VATICAN CITY, NOV. 17, 2005 (Zenit.org).- Benedict XVI says that a “new stage” has been reached in the path of reconciliation between the Catholic Church and the Orthodox Church of Greece.
In a message to the archivist and librarian of the Holy Roman Church, the Pope invites Orthodox Archbishop Christodoulos of Athens to the Vatican. He also appeals to Catholics and Orthodox to work together on the new challenges posed to the proclamation of Christ to the contemporary world, “which so needs it.”
The Holy Father sent his message to Cardinal Jean-Louis Tauran, on the occasion of the publication of the facsimile of the manuscript of the “Menologion of Basil II.” The Vatican Library collaborated with the Orthodox Church of Greece on the project.
The “Menologion of Basil II,” a liturgical and hagiographic text of the Church of Greek rite composed around 985, is a masterpiece of Byzantine art. The manuscript of it is kept in the Vatican Apostolic Library.
The papal message was read Wednesday during the presentation of the Menologion in Athens’ Byzantine Museum.
The Holy Father expressed his “satisfaction” with this achievement, which, he said, is the “fruit of the new relations that have been interwoven after the unforgettable visit of my venerated predecessor, His Holiness Pope John Paul II to Athens, on the occasion of his jubilee pilgrimage in the footsteps of St. Paul,” in May 2001.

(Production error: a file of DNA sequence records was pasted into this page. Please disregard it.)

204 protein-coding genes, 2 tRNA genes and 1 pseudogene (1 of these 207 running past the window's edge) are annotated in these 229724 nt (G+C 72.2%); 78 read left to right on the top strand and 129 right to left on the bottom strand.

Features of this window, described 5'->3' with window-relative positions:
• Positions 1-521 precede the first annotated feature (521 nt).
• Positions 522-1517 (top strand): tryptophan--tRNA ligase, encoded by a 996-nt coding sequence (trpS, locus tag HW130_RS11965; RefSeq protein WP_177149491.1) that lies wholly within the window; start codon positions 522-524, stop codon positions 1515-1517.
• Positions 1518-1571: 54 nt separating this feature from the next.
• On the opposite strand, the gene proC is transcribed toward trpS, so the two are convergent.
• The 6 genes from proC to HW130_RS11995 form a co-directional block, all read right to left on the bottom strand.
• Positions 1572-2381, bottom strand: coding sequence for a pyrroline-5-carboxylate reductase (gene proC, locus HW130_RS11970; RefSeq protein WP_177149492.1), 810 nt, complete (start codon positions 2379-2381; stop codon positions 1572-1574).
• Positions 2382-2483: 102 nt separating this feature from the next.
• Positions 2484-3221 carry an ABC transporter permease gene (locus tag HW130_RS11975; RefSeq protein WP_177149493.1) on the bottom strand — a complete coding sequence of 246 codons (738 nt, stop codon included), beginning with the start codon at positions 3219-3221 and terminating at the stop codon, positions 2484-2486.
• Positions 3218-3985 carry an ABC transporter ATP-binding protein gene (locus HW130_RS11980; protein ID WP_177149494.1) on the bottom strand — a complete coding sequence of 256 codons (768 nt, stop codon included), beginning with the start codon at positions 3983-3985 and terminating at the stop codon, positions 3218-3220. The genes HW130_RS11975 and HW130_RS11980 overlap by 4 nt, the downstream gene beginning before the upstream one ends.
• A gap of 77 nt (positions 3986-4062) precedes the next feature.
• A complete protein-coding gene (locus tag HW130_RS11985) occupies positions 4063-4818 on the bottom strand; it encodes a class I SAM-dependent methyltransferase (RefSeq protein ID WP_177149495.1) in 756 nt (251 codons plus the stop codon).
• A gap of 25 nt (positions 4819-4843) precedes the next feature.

On that occasion, John Paul II asked for forgiveness for the offenses committed by Catholics against the Orthodox in the course of history.
“It makes me profoundly happy to see that an ever more active cooperation is developing between the Catholic Church and the Orthodox Church of Greece,” said Benedict XVI in his message.
The Pontiff requested the French cardinal, a former Vatican secretary for relations with states, “to transmit to His Beatitude Christodoulos the joy it would give me to welcome him in Rome to manifest together that a new stage has been reached in the path of reconciliation and cooperation.”
John Paul II invited Archbishop Christodoulos to visit Rome in 2004, but the trip could not be undertaken given the opposition of a good part of the Greek Orthodox Synod.
Benedict XVI told Cardinal Tauran in his message: “Attest to my heartfelt desire to develop with ever more intensity relations of trust and fraternity between us to work together in the numerous challenges of evangelization.”
In particular, the Pope said that they could “with greater force help European nations to reaffirm their Christian roots to again find the sap that nourishes and fertilizes the future itself for the good of persons and of the whole of society.”
“It will be a way of proclaiming together the Good News of Christ to the contemporary world, which so needs it,” the Holy Father stated.
In the message, the Pope also requested Cardinal Tauran to transmit his greetings to the president of the Greek republic, Karolos Papoulias, a country in which there is no Church-state separation, and to the Catholic bishops.
About 98% of Greece’s 10.6 million inhabitants are Orthodox.